In July of this year, the Niagara Parks Commission rolled out a series of ads encouraging Torontonians to "shake off the city". A mayoral candidate took objection to the slagging of Toronto in order to build up Niagara Falls. The Niagara Falls advertising people professed surprise that anyone took offence, showing Toronto in a negative light was hardly shading the truth, pulled some of the advertisements and went home happy with a publicity bonanza on the rebound.
That shrewd piece of publicity hounding prompted me to consider other advertisements that might try to provoke a response. Immediately, some bizarre advertisements that appeared in the local media, not long ago, came to mind. Entitled "Public Notice: Wellers Bay National Wildlife Area," their grave words stated that, "Public access prohibited ... to protect the public from hazards posed by unexploded explosive ordinance. This former National Defence bombing range designated as a National Wildlife Area.... All unexploded explosive ordinance, new or old, partial or complete, must be considered dangerous as it may explode, causing serious injury or death. If you find something that is possibly an unexploded device, do not touch or disturb it in any way."
I had to look that one up too. The Canadian Oxford Dictionary defines an "ordinance," with an "i," as an authoritative decree. "Ordnance," with no "i," denotes military materials. I don't imagine they're that worried about unexploded administrative decrees, but we get the point.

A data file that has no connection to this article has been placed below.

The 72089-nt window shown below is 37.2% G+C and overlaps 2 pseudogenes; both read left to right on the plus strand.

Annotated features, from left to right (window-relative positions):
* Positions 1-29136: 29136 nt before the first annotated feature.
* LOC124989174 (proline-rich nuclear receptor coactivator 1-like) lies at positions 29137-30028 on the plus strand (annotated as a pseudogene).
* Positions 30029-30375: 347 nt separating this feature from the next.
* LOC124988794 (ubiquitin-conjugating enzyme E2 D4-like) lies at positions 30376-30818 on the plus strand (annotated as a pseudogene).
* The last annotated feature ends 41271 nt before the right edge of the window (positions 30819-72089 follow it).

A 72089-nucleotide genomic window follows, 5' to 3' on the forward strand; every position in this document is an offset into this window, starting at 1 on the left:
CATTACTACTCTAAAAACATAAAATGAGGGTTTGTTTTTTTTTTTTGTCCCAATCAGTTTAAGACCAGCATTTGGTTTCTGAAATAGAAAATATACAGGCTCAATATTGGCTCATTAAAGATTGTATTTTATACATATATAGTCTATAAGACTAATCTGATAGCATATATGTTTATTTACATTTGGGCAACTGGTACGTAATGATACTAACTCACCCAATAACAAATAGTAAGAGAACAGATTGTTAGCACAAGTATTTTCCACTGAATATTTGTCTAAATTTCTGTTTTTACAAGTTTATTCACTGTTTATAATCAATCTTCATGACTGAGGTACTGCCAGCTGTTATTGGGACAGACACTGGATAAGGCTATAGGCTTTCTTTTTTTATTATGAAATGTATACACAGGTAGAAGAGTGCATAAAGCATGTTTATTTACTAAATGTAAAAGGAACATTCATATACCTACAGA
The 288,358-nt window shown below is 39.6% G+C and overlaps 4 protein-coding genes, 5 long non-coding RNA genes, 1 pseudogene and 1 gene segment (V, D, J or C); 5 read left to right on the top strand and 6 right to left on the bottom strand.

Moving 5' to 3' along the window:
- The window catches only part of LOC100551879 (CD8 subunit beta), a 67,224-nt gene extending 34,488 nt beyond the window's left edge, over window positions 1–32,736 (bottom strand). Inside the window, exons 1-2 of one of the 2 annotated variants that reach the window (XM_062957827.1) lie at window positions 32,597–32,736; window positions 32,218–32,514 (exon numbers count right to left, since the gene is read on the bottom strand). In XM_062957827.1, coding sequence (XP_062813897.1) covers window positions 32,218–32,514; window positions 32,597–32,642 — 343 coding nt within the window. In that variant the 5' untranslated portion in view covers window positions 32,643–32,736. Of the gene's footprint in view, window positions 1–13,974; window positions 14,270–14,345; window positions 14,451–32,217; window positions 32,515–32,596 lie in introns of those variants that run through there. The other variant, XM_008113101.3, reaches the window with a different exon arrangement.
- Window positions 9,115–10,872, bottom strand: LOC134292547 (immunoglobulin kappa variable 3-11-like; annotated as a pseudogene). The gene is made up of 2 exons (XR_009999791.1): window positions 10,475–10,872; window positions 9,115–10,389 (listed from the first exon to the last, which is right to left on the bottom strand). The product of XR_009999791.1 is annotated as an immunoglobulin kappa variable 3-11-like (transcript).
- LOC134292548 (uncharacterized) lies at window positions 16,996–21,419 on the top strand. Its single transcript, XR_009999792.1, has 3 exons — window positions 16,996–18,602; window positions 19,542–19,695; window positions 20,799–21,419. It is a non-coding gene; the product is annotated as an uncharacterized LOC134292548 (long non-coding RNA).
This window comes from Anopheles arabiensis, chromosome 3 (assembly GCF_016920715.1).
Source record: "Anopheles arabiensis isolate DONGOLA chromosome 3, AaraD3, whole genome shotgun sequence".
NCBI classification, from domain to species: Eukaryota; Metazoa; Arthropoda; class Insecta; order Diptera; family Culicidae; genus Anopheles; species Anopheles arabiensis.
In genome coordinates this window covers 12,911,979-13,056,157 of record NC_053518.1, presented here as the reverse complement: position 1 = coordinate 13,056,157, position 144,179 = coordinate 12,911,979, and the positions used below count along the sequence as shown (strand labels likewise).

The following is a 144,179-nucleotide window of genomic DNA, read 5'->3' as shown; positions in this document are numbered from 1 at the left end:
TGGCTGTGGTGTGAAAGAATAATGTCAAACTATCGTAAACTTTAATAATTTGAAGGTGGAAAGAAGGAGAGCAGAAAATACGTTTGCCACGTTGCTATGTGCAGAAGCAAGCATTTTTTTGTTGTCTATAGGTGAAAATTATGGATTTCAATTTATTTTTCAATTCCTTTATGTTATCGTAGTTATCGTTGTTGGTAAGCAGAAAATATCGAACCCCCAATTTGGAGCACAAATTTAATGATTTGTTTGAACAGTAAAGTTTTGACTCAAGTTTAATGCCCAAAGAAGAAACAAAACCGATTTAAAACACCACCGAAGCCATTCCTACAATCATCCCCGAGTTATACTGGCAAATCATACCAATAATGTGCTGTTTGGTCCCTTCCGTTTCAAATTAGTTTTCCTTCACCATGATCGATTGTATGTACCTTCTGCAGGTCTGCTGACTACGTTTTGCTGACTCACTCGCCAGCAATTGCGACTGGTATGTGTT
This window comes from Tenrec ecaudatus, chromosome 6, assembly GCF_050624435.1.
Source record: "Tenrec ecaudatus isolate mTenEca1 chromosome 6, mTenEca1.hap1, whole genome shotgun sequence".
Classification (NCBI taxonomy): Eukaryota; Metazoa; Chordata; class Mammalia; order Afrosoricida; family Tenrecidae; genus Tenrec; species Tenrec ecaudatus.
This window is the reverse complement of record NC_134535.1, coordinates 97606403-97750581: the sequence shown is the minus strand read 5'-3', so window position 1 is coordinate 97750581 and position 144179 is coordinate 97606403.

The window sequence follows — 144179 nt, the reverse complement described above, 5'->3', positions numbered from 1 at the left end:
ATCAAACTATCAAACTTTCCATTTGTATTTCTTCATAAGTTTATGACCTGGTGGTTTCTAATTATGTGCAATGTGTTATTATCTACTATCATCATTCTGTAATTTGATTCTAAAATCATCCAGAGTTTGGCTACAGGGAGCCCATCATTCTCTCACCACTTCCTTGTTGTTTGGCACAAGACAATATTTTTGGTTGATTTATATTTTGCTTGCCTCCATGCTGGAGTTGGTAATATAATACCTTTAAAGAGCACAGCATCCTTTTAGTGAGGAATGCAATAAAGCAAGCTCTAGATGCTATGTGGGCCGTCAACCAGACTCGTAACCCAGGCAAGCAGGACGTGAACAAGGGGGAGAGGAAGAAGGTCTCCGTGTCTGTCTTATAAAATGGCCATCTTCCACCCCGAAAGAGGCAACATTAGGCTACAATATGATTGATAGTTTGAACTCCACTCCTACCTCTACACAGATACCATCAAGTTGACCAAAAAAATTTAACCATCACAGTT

Now you might wonder if this is just an official stern warning. Don't they have spy satellites these days that can spot Osama Bin Laden brushing his teeth? Couldn't they hook one up to a robot and a metal detector and defuse or set off the stuff, finally? The details didn't hang together. I began looking for alternative explanations.
My first thought was that it could be part of a campaign by residents of Colborne and Brighton and people of that ilk to persuade tourists from Toronto to stop short before they enter the county. Surely, I concluded, they wouldn't stoop so low.
My next idea was that it might be the harbinger of a campaign by the authorities in Consecon and Carrying Place to attract teenage boys as tourists. What we would see in the coming months is a series of ads that said "try Wellers Bay, dude; it's a blast." Then I remembered that teenage boys don't have any money, except if it needs to buy clothes or cell phones.
I stuck with the idea that the ad was part of a local stealth campaign. My suspicions were heightened when, in reply to a probing question from me, a local official would only offer a dismissive "I don't know what you are talking about; you are a complete idiot." When I asked around, no one professed to know anything about it. That's when I knew I was on to something.
I considered the facts and came up with a theory that fit. The conclusion is explosive
The facts are that two activities are becoming increasingly popular. One is extreme sports. Women and men seem addicted, hopelessly, to exposing themselves to risk or to watching as others do so. New sports crop up on television like dandelions. New equipment and apparel industries gear up and roll out overnight.